Marketing should be a top priority.  You can get the word out on your new practice with any number of tech options offered on platforms such as Google and LinkedIn.  Send letters to everyone you know about your new practice. Setting up and maintaining a quality website is also a clever idea when it comes to marketing.  There are ever-increasing web design options, from do-it-yourself to professional designers available to assist you in creating a law firm website.  Most bar associations have some type of lawyer referral service, and they are a good option to explore.  There are also a number of paid professional referral services such as LegalMatch and Pre-Paid Legal, that you may want to investigate.  Always remember to check the rules about such associations. Other professionals you deal with, such as real estate agents, bankers, counselors, doctors, accountants, and other attorneys, are a good marketing source.   Finally, good old-fashioned client referrals are a good way to grow your practice.  As is true of most businesses, there may be no better advertisement than word of mouth from satisfied customers.  

Depending on the state(s) in which you practice, you may or may not be required to have malpractice insurance. Whether required or not, you should seriously consider purchasing a Lawyer’s Professional Liability (LPL) insurance policy.  Basic coverage is usually relatively inexpensive and can provide peace of mind for the conscientious attorney.  Make sure to have a policy that is in effect the moment you open your doors.  For information on LPL policies and other insurance products offer by ALPS, please visit and search under the Law Firm Insurance tab at the top of the page. 

Client selection is an important aspect of any law practice.  Of course, you need income to keep your practice operating, and you need clients to generate income. But keep in mind that you don’t need every client or case.  More importantly, you don’t actually want every client or case.  Learning to screen potential clients and cases for red flags is imperative.   If a potential client who has an active matter tells you that they have had three prior attorneys before coming to you, you should ask yourself why, and whether you want to be the next to take on this client and case.  The same goes for a potential client seeking initial advice about a matter who tells you they have taken their case to a number of attorneys who declined to take on the client.  Sometimes there are legitimate reasons for this history such as conflicts that arise, illnesses, and so on…sometimes it is a red flag about the client and/or their case.  Be wary of potential clients bearing a laundry list of prior attorneys.  Time wasted on a difficult client or bad case is time and revenue lost.

Before you start taking on clients in your new practice, you should associate with a fellow attorney who is familiar with your area of practice and who you would trust to assist in your absence.  Unlike a larger, multi-attorney firm with any number of attorneys who can step in in for a member of the firm, a solo practitioner has no one to fall back on if they don’t have an established backup/succession plan.  Even a short-term absence can have devastating financial and ethical results for a solo practice without sufficient backup coverage.  You can avoid this unfortunate scenario by simply having another attorney on whom you can rely in the event you are unable to manage your practice for any amount of time.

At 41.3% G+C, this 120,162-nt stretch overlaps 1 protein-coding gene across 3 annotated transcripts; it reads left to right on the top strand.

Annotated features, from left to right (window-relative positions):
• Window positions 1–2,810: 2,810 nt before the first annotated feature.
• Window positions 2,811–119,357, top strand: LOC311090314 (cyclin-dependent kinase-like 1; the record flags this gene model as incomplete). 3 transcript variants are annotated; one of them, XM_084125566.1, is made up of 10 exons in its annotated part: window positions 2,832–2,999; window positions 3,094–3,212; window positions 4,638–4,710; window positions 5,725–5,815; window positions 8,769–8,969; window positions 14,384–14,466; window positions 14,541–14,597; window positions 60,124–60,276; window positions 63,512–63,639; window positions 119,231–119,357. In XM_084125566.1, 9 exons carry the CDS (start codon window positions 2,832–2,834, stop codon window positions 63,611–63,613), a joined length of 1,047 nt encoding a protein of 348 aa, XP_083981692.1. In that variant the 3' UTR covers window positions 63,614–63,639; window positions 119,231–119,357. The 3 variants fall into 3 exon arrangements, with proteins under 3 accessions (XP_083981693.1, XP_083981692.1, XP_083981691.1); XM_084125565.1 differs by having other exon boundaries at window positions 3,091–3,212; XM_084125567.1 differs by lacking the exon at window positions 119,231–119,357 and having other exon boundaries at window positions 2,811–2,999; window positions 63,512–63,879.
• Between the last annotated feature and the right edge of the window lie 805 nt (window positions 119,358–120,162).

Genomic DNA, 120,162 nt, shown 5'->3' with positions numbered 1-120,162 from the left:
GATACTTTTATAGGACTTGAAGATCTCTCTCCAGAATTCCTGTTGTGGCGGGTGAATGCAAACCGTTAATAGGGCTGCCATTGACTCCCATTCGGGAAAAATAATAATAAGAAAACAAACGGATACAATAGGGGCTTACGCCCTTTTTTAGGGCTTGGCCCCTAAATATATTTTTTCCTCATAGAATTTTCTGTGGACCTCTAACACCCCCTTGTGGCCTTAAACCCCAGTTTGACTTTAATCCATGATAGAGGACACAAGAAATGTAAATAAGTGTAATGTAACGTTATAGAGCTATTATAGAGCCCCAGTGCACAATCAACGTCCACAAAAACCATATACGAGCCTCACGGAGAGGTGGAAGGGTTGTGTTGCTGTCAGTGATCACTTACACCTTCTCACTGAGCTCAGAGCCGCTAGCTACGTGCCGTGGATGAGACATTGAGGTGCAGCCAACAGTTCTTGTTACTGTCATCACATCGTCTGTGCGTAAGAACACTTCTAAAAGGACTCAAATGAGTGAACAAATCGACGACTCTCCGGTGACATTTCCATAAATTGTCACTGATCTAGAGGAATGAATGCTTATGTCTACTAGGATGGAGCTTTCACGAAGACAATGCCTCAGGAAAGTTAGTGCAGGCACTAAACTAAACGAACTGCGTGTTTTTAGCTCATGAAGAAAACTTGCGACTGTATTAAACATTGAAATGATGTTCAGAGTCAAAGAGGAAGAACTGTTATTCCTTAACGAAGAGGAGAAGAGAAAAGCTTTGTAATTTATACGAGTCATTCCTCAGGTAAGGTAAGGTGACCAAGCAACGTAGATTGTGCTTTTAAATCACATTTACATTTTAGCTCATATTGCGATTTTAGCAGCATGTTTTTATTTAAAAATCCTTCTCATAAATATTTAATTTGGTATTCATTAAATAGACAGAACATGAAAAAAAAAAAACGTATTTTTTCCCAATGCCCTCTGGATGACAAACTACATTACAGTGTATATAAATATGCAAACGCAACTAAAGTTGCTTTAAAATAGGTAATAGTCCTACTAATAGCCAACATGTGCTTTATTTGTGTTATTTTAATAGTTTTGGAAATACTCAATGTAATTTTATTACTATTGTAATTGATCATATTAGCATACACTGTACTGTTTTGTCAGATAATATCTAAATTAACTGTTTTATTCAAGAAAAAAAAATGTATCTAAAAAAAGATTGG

Finally, remember to take care of yourself.  Law school teaches us how to think like a lawyer, but it does not teach us how stop thinking like a lawyer.  Find hobbies that offer respite from the practice of law, not hobbies that are part of the practice of law.  Golf outings are great, but golf isn’t much of a relief if you break clubs more often than you break par.  Don’t put off troubled files…unlike fine spirits, they won’t get better with age.  Unplug from work as often as you can and ask friends and colleagues for help when the job becomes too much.  By prioritizing yourself over your practice from time to time, you very well may find that you improve both in ways you never would have thought possible. 

Going solo can be exciting and daunting, but taking the proper steps before hanging out that shingle can be the difference between a smooth path to success and a rocky road filled with legal potholes. 

David C. Fratarcangelo is a claims attorney for ALPS. He received his undergraduate degree from James Madison University, his master’s degree from the University of Alabama, and his law degree from West Virginia University. Dave began handling claims for ALPS in 2015 and works in the company’s Richmond, Virginia office. Prior to joining ALPS, Dave spent several years in private practice focusing on criminal defense and domestic relations work. Dave also spent two years as a local government attorney. In his spare time you can find Dave playing music in the Richmond area with a number of local groups.